I can have all the knowledge in the world–and I put what I have to use every day–as well as all the tools to work with, and I still will not have complete control over how my body responds.

I can only thank God that I do know as much as I do, because without that knowledge, I’d be much worse off, and going downhill at a much quicker rate.

God, grant us the
Serenity to accept things we cannot change,
Courage to change the things we can, and the
Wisdom to know the difference
Patience for the things that take time
Appreciation for all that we have, and
Tolerance for those with different struggles
Freedom to live beyond the limitations of our past ways, the
Ability to feel your love for us and our love for each other and the
Strength to get up and try again even when we feel it is hopeless.

a rainbow at night

For a 2012 edition to this entry, see my newer post: Having determination does not always equal curing a disease.
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8 thoughts on “When You Do Everything Right But You Only Get Sicker

  1. It’s not your fault. Like you said, you are only responsible for doing what you can, and every day, you go above and beyond to fight and fight. You are not responsible for the bacteria in your body, or your body malfunctioning. You aren’t your body! For me, it’s so hard to accept as a perfectionist. But it’s absolutely true. And some people just cannot understand what it’s like. It’s never happened to them, and they don’t understand what they say can be detrimental rather than helpful. :/ I get the same response from my mom and my dad sometimes, questions about when I’ll get better or doubting my diagnosis. My dad is utterly baffled as to why I can’t give an estimate or time-line on recovery, or why the insurance company won’t pay. *hugs you* You can do this. Horray for the serenity prayer!

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  2. Omg, once again I can SO relate!!!!!! My head is killing me right about now so I’ll go rest now but THANK YOU for writing how you feel because the toughest thing is when people don’t understand these things. It’s so comforting to hear your thoughts.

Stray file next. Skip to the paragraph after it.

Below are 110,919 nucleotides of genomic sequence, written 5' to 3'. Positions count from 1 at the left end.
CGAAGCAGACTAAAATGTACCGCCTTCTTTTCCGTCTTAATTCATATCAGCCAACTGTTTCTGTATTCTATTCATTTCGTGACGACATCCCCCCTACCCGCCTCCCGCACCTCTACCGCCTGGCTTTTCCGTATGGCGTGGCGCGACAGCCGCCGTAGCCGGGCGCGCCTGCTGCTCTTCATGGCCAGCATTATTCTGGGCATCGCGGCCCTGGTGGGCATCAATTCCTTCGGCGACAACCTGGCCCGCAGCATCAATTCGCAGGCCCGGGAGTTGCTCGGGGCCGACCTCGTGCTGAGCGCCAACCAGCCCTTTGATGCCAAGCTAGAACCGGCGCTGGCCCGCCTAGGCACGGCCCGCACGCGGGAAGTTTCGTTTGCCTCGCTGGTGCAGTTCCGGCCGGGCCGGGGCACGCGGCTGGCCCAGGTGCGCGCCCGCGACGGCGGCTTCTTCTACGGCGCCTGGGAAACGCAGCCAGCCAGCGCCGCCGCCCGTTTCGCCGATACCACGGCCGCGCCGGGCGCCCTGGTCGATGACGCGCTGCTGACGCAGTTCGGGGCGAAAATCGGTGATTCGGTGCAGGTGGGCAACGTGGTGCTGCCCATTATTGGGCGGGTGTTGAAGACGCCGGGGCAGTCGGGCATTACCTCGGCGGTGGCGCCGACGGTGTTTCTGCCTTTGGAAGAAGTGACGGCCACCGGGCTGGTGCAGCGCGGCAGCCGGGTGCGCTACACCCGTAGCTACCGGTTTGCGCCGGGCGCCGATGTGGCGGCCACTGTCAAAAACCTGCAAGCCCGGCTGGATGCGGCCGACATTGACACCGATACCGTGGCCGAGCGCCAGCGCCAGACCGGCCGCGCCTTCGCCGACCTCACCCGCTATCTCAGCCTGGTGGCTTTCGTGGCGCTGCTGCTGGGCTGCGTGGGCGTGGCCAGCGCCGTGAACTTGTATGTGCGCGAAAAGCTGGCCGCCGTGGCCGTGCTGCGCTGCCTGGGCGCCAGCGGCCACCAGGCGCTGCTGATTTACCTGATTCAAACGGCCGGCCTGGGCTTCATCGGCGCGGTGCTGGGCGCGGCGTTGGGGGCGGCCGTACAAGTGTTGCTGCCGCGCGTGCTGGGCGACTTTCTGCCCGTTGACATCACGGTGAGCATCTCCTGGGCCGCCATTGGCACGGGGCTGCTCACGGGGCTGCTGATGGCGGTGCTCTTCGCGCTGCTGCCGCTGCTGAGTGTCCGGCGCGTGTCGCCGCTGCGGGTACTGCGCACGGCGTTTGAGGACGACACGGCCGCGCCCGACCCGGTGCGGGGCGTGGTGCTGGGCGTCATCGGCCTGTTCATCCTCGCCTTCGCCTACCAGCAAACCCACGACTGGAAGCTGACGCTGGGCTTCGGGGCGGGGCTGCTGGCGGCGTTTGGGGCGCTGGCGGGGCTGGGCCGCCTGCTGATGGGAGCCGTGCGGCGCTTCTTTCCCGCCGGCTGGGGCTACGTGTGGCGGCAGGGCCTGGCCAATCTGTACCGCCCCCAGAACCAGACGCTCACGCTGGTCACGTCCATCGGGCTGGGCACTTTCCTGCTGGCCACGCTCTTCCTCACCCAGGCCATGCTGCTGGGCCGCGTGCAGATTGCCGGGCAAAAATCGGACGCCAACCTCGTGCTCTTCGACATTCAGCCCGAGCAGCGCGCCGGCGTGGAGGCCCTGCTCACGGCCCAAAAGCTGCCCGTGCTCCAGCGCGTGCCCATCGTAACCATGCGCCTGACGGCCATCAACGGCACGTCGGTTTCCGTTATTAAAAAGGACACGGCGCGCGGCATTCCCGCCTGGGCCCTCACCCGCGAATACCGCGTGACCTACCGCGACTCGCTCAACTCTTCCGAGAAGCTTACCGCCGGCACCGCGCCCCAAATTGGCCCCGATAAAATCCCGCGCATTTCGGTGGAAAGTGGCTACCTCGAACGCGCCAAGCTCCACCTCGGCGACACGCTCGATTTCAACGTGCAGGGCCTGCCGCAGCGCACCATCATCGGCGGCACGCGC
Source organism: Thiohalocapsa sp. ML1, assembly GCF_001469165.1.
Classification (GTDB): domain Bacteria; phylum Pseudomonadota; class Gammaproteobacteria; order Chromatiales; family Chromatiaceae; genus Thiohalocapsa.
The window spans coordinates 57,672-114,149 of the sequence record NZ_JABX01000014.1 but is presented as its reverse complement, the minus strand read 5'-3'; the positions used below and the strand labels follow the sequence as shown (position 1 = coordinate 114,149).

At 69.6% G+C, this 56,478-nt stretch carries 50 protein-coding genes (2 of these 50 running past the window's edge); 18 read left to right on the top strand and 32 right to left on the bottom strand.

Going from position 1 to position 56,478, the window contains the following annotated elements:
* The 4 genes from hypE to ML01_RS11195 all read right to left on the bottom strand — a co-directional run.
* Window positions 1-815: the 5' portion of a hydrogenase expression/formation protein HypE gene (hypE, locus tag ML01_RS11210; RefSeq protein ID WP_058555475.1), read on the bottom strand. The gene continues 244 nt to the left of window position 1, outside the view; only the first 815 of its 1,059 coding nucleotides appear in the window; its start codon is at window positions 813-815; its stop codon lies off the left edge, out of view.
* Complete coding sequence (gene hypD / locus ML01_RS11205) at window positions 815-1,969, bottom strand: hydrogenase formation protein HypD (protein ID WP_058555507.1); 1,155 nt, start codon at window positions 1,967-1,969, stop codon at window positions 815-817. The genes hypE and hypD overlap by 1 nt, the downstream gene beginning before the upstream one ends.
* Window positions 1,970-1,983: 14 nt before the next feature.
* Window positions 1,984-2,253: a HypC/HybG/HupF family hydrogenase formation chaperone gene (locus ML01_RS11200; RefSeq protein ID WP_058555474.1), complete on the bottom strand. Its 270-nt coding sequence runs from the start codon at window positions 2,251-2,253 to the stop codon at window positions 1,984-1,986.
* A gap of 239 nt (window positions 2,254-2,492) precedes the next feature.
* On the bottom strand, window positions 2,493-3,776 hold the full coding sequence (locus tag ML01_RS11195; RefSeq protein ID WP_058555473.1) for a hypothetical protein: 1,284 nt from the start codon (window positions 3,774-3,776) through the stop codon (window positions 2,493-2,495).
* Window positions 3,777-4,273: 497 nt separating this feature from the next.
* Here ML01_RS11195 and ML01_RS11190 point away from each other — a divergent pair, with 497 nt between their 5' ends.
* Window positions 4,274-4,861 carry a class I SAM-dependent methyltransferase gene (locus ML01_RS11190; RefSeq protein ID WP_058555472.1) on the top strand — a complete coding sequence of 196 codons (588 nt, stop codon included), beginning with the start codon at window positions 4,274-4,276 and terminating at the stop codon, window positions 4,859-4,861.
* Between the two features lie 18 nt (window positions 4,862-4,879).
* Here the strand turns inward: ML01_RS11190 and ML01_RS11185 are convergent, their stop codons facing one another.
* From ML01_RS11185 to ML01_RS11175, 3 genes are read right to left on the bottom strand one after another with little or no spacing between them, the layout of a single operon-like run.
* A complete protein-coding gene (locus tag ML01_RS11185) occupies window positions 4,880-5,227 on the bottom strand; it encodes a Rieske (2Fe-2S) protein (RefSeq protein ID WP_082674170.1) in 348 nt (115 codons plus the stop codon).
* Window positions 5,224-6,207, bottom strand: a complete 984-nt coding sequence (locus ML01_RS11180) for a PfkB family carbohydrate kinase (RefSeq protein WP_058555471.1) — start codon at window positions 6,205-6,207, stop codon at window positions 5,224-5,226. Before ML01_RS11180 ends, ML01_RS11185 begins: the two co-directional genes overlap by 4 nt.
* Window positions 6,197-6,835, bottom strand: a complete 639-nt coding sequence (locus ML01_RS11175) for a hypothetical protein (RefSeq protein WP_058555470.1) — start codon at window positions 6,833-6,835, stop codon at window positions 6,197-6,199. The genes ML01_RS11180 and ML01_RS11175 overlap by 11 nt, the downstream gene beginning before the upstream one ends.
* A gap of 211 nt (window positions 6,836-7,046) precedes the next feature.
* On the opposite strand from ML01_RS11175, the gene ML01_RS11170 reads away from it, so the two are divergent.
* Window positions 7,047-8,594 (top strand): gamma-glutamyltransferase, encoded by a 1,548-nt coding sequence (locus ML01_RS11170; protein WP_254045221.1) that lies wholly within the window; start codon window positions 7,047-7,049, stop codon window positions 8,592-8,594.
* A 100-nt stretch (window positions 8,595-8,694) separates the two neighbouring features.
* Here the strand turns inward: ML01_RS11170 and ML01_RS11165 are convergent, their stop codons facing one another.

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    1. I’m sorry to hear you’re having a terrible headache right now–I hope it passes, soon! Ibuprofen is a huge help during those times (as long as you take it with food of course). Thank YOU for sharing YOUR thoughts, for it is comforting to hear that others relate to it and can use the information! <3 Feel better! :)

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  3. This is one of the best blogs I’ve ever read about dealing with ME. I feel the exact same way, but it’s taken me over a decade to get here. Here I am now. :) In bed most of the time, but it’s not my fault. I do the best I can every day and that’s all we can do. I too, live by the Serenity Prayer… sometimes repeating it all day long.

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    1. So true, Henry, and I’ve definitely internalized it. To this day, whenever my illness worsens or my pain levels soar, I always, always stop to think of ways that I caused it. I’m just now starting to rephrase it from “I’m feeling worse because I did too much” to “I’m feeling worse because I did a lot,” which not only eliminates the insinuation that it was my own fault for pushing past some imaginary line (which as we all know changes minute to minute, every single day), but also reframes the focus on the fact that, hey, I did a lot! And reminding myself of how amazing it is that I was still able to do things even with having one of the most disabling diseases imaginable, helps me highlight gratitude instead of self-blame.

      Words are so powerful.

      Thank you for sharing your sentiments,

      Kit